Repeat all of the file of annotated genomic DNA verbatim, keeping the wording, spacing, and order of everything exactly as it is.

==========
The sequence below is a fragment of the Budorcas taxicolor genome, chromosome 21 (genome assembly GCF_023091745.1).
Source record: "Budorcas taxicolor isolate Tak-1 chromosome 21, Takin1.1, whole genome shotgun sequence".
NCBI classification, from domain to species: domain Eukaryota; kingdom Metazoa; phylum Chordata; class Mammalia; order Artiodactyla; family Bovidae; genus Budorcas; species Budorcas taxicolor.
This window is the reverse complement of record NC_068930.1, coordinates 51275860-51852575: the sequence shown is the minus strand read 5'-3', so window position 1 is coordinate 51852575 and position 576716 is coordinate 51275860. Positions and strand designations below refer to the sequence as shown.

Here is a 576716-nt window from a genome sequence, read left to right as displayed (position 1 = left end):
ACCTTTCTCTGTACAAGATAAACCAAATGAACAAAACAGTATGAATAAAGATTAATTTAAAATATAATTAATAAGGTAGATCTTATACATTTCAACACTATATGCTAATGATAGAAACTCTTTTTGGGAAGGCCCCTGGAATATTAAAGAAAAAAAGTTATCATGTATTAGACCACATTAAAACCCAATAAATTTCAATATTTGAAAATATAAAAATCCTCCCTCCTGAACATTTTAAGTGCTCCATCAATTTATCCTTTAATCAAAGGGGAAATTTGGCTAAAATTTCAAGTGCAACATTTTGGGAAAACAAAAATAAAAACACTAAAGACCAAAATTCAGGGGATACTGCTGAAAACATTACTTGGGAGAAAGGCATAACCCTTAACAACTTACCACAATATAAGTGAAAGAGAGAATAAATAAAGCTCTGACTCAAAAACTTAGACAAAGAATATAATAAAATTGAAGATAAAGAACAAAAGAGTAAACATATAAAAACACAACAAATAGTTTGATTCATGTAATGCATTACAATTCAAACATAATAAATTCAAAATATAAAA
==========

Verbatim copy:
The sequence below is a fragment of the Budorcas taxicolor genome, chromosome 21 (genome assembly GCF_023091745.1).
Source record: "Budorcas taxicolor isolate Tak-1 chromosome 21, Takin1.1, whole genome shotgun sequence".
NCBI classification, from domain to species: domain Eukaryota; kingdom Metazoa; phylum Chordata; class Mammalia; order Artiodactyla; family Bovidae; genus Budorcas; species Budorcas taxicolor.
This window is the reverse complement of record NC_068930.1, coordinates 51275860-51852575: the sequence shown is the minus strand read 5'-3', so window position 1 is coordinate 51852575 and position 576716 is coordinate 51275860. Positions and strand designations below refer to the sequence as shown.

Here is a 576716-nt window from a genome sequence, read left to right as displayed (position 1 = left end):
ACCTTTCTCTGTACAAGATAAACCAAATGAACAAAACAGTATGAATAAAGATTAATTTAAAATATAATTAATAAGGTAGATCTTATACATTTCAACACTATATGCTAATGATAGAAACTCTTTTTGGGAAGGCCCCTGGAATATTAAAGAAAAAAAGTTATCATGTATTAGACCACATTAAAACCCAATAAATTTCAATATTTGAAAATATAAAAATCCTCCCTCCTGAACATTTTAAGTGCTCCATCAATTTATCCTTTAATCAAAGGGGAAATTTGGCTAAAATTTCAAGTGCAACATTTTGGGAAAACAAAAATAAAAACACTAAAGACCAAAATTCAGGGGATACTGCTGAAAACATTACTTGGGAGAAAGGCATAACCCTTAACAACTTACCACAATATAAGTGAAAGAGAGAATAAATAAAGCTCTGACTCAAAAACTTAGACAAAGAATATAATAAAATTGAAGATAAAGAACAAAAGAGTAAACATATAAAAACACAACAAATAGTTTGATTCATGTAATGCATTACAATTCAAACATAATAAATTCAAAATATAAAA